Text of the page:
Braid Mission


Game On

Earlier this spring, my role at Braid took me to new and unfamiliar territory: the Game Developers Conference (GDC) in San Francisco.

This all came about because one of our Braid volunteers, Emily, works on the marketing team for the GDC. Emily has served as the facilitator of a Braid team that’s been matched for several months with a young woman who loves to play Fortnite. Unfortunately, she doesn’t love going to school quite as much, mostly because she suffers from anxiety and was placed into a large public high school this fall. Preferring playing video games to attending school is, in the long run, not an ideal situation, one that would (and should) drive many a Braid team to worry. 

But Emily knew that an organization called The Diversity Org was sponsoring a special youth event at GDC. The Diversity Org’s mission is to combat the cycle of economic disparity by exposing students to high-income careers they may not have known about previously. They hold workshops around the country that teach minority and underrepresented students about how to obtain high-income jobs and fulfilling careers.

Emily went to great lengths to obtain passes for our youth and two adults to attend the workshop, which was going to introduce high school students to the variety of careers possible in the gaming industry and might inspire our youth to see the value of sticking with school. At the same time, she was supporting our youth’s guardian through the process of getting her daughter transferred to a smaller high school, which fortunately happened in early March.

I am not a gamer (unless you count Animal Crossing), and neither is Iris, our youth’s Braid mentor. This allowed us to approach the conference with curiosity and wonder, and to let our youth guide us to what she was interested in. We arrived an hour early, which gave us time to get oriented and explore the Moscone Center and jump into the Exhibit Hall as soon as it opened. This is where all the major gaming companies set up booths to showcase their latest developments, and most of them have opportunities for conference attendees to actually try them out.

When we got to the Exhibit Hall, we made a beeline for the Epic Games, the makers of Fortnite. Theirs was the largest booth in the hall, with several demonstrations happening simultaneously. Iris marched right up to one of their game developers to introduce herself and our youth. He chatted with our youth about Fortnite and showed her the latest developments on the big screen. Iris asked him a lot of great questions about his job and how long he had been working for the company. I loved watching Iris in action as a mentor, observing the trust she has formed with her youth and how she helped her navigate a new and intimidating environment. We left the Epic booth with t-shirts, mini Lego kits, and freshly baked cookies!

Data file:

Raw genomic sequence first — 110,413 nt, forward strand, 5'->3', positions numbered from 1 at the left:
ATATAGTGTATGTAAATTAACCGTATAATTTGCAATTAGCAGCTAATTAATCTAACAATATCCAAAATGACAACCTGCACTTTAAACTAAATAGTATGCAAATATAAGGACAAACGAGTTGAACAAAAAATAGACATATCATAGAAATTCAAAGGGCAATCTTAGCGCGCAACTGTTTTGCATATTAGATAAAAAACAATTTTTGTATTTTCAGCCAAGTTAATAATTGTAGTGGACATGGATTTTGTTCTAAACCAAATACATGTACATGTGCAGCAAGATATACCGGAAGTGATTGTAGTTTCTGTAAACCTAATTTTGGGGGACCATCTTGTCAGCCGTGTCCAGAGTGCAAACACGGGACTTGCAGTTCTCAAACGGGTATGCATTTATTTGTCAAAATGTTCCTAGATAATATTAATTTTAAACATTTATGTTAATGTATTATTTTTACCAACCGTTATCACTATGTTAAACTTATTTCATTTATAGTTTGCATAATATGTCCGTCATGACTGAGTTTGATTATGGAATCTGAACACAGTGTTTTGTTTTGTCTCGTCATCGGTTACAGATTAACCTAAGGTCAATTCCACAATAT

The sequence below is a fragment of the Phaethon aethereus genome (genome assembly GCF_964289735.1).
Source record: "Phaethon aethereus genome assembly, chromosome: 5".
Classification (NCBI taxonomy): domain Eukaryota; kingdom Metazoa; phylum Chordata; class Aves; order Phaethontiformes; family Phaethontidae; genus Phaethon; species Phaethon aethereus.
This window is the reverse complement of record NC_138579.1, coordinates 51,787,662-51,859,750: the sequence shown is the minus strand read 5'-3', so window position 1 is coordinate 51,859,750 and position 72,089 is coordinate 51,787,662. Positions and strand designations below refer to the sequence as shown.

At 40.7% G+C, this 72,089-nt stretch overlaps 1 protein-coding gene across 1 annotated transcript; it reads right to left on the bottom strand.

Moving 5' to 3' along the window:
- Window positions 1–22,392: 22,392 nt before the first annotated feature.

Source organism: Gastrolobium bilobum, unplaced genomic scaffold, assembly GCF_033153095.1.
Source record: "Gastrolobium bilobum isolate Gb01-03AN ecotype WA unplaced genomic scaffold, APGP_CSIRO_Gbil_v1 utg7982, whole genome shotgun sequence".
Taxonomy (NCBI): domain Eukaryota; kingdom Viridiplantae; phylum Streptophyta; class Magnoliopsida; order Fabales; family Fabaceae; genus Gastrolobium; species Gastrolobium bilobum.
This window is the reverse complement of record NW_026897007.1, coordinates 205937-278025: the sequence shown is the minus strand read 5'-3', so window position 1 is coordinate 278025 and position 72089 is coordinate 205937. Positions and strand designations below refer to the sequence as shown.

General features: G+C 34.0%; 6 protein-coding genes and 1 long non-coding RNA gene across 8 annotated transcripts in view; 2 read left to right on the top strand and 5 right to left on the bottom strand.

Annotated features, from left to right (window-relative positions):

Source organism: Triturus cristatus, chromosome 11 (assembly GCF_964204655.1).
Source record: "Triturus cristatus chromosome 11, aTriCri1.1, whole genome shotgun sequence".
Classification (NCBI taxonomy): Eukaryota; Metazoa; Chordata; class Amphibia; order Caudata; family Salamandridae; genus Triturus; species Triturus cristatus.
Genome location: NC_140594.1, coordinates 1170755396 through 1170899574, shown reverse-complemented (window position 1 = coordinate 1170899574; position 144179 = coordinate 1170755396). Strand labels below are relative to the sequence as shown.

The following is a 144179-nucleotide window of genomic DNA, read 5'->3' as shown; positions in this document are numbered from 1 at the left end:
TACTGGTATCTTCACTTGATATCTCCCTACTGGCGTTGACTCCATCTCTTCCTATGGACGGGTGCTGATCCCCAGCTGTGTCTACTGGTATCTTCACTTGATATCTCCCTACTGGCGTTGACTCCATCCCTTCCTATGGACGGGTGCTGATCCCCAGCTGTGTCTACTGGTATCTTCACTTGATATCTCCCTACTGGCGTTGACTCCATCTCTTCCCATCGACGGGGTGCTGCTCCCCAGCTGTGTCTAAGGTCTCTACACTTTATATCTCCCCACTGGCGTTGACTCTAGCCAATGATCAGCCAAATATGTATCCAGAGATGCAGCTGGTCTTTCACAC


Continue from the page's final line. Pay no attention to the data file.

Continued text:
Then it was time for the workshop, which featured a panel of four professionals from the gaming industry. They talked about their roles, how they learned about the industry, what they’d worked on (lots of gasps as they listed off the names of major games like Hogwarts Legacy, Red Dead Redemption, Grand Theft Auto), and the average salaries in their fields. They talked about where they had been able to travel because of their jobs, as well as what they found most rewarding. They also spoke honestly about the challenges of being women and minorities in their field and how they had had to work extra hard, but how the industry is starting to shift in noticeable ways.

The day was supposed to continue with a tour and some workshopping, but our youth asked to leave at lunchtime, so we made one more lap of the exhibit hall and then headed home. To be honest, our youth didn’t leave GDC wide-eyed and totally inspired to become a video game designer. She was reasonably overwhelmed by encountering so many new things that day – including the idea of pursuing higher education. 

We’re proud of her for showing up, for listening, for learning a lot of new things. And we told her many times we were proud of her for naming her limits and trusting us enough to tell us she was overwhelmed. After having time to process her experience, she has been able to talk more with her mom and her mentors about how her day at the GDC inspired her, and she is settling in really well at her new school, where she is feeling calm and capable. It’s nice to dream that maybe one day she will be speaking on a panel at a conference like this, but we try to hold dreams like that loosely at Braid so they don’t become expectations that are difficult for our youth to live up to. What we can guarantee is that she will have a supportive team walking with her to help her discover her potential and navigate the moments that are overwhelming, regardless of what the future holds.